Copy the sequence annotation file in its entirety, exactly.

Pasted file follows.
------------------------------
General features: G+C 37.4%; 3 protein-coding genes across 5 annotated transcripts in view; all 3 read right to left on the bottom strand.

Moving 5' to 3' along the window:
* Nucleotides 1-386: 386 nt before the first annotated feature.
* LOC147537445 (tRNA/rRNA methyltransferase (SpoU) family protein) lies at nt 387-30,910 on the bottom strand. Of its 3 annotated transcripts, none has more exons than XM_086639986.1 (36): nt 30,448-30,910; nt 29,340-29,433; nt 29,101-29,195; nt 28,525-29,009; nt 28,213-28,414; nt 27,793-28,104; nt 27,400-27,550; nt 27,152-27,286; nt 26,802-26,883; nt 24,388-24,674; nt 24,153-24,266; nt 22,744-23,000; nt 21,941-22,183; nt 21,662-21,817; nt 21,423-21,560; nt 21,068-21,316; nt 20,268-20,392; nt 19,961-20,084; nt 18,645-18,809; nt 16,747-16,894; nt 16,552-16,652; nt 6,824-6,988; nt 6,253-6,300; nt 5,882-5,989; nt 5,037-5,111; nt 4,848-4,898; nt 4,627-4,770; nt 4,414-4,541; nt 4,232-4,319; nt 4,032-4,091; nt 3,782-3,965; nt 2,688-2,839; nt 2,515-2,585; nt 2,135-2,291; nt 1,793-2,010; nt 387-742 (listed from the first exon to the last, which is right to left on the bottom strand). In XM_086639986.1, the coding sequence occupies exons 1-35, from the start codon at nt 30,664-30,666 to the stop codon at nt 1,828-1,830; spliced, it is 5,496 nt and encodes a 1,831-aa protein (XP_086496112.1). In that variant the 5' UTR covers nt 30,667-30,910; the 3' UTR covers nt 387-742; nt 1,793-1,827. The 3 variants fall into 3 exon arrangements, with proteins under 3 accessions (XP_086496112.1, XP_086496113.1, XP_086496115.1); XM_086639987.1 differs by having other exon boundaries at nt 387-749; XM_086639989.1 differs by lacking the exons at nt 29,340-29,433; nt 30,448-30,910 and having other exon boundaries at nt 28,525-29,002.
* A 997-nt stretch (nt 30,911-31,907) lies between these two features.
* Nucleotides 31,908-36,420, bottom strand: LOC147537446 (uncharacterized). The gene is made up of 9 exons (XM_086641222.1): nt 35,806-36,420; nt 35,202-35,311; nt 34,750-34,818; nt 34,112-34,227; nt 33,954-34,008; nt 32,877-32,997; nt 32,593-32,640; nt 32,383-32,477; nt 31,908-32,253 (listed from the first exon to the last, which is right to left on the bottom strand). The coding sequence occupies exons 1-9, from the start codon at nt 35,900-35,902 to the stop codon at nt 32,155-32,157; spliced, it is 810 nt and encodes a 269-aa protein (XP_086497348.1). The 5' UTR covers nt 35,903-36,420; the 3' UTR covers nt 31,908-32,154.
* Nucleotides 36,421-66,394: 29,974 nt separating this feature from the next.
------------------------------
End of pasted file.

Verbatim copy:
General features: G+C 37.4%; 3 protein-coding genes across 5 annotated transcripts in view; all 3 read right to left on the bottom strand.

Moving 5' to 3' along the window:
* Nucleotides 1-386: 386 nt before the first annotated feature.
* LOC147537445 (tRNA/rRNA methyltransferase (SpoU) family protein) lies at nt 387-30,910 on the bottom strand. Of its 3 annotated transcripts, none has more exons than XM_086639986.1 (36): nt 30,448-30,910; nt 29,340-29,433; nt 29,101-29,195; nt 28,525-29,009; nt 28,213-28,414; nt 27,793-28,104; nt 27,400-27,550; nt 27,152-27,286; nt 26,802-26,883; nt 24,388-24,674; nt 24,153-24,266; nt 22,744-23,000; nt 21,941-22,183; nt 21,662-21,817; nt 21,423-21,560; nt 21,068-21,316; nt 20,268-20,392; nt 19,961-20,084; nt 18,645-18,809; nt 16,747-16,894; nt 16,552-16,652; nt 6,824-6,988; nt 6,253-6,300; nt 5,882-5,989; nt 5,037-5,111; nt 4,848-4,898; nt 4,627-4,770; nt 4,414-4,541; nt 4,232-4,319; nt 4,032-4,091; nt 3,782-3,965; nt 2,688-2,839; nt 2,515-2,585; nt 2,135-2,291; nt 1,793-2,010; nt 387-742 (listed from the first exon to the last, which is right to left on the bottom strand). In XM_086639986.1, the coding sequence occupies exons 1-35, from the start codon at nt 30,664-30,666 to the stop codon at nt 1,828-1,830; spliced, it is 5,496 nt and encodes a 1,831-aa protein (XP_086496112.1). In that variant the 5' UTR covers nt 30,667-30,910; the 3' UTR covers nt 387-742; nt 1,793-1,827. The 3 variants fall into 3 exon arrangements, with proteins under 3 accessions (XP_086496112.1, XP_086496113.1, XP_086496115.1); XM_086639987.1 differs by having other exon boundaries at nt 387-749; XM_086639989.1 differs by lacking the exons at nt 29,340-29,433; nt 30,448-30,910 and having other exon boundaries at nt 28,525-29,002.
* A 997-nt stretch (nt 30,911-31,907) lies between these two features.
* Nucleotides 31,908-36,420, bottom strand: LOC147537446 (uncharacterized). The gene is made up of 9 exons (XM_086641222.1): nt 35,806-36,420; nt 35,202-35,311; nt 34,750-34,818; nt 34,112-34,227; nt 33,954-34,008; nt 32,877-32,997; nt 32,593-32,640; nt 32,383-32,477; nt 31,908-32,253 (listed from the first exon to the last, which is right to left on the bottom strand). The coding sequence occupies exons 1-9, from the start codon at nt 35,900-35,902 to the stop codon at nt 32,155-32,157; spliced, it is 810 nt and encodes a 269-aa protein (XP_086497348.1). The 5' UTR covers nt 35,903-36,420; the 3' UTR covers nt 31,908-32,154.
* Nucleotides 36,421-66,394: 29,974 nt separating this feature from the next.